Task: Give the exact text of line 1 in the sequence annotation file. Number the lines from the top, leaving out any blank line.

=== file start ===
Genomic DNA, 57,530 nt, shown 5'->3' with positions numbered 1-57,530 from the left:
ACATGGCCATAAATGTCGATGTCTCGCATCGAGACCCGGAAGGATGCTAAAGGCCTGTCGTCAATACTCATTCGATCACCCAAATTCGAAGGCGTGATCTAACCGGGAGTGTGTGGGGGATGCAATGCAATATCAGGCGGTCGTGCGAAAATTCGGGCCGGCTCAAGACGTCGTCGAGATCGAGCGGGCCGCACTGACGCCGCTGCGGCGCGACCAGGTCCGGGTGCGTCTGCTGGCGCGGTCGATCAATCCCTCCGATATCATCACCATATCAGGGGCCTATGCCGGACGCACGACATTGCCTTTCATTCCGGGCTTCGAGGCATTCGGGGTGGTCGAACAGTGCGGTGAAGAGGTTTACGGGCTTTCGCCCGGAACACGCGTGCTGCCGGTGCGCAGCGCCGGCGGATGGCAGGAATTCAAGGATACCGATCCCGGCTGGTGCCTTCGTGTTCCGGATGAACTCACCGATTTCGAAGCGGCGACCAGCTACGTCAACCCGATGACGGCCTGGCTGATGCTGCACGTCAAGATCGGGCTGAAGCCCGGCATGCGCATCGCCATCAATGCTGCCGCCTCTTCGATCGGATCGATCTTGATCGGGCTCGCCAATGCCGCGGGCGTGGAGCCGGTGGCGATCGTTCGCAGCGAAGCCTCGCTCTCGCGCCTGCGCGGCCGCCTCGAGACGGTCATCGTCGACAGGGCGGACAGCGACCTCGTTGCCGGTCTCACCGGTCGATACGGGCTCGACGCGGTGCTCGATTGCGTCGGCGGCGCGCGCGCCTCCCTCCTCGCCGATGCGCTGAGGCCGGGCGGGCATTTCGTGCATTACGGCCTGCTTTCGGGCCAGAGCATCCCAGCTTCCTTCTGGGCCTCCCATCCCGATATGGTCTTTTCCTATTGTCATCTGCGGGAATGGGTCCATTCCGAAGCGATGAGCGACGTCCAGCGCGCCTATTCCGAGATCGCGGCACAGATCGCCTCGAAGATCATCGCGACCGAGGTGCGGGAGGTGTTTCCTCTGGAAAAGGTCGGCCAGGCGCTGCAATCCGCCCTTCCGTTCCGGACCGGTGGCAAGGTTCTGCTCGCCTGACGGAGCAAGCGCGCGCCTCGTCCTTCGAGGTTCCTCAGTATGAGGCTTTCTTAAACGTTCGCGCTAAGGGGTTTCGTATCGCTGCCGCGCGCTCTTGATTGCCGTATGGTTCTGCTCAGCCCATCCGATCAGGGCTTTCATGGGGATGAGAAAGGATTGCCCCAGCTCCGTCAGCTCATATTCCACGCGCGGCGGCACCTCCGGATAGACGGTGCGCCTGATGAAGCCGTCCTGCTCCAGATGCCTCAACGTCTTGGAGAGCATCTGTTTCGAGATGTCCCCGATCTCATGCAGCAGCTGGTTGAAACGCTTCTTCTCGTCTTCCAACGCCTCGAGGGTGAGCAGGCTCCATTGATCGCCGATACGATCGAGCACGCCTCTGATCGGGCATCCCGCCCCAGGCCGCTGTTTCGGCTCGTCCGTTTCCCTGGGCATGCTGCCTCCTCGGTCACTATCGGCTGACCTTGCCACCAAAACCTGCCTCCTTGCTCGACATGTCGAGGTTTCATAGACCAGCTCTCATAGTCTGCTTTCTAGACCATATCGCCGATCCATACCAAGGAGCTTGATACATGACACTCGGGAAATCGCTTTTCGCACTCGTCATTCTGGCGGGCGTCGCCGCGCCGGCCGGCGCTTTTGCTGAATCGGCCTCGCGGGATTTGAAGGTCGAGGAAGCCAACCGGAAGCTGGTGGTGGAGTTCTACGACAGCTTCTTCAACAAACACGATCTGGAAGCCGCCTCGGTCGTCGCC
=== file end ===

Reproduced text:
Genomic DNA, 57,530 nt, shown 5'->3' with positions numbered 1-57,530 from the left: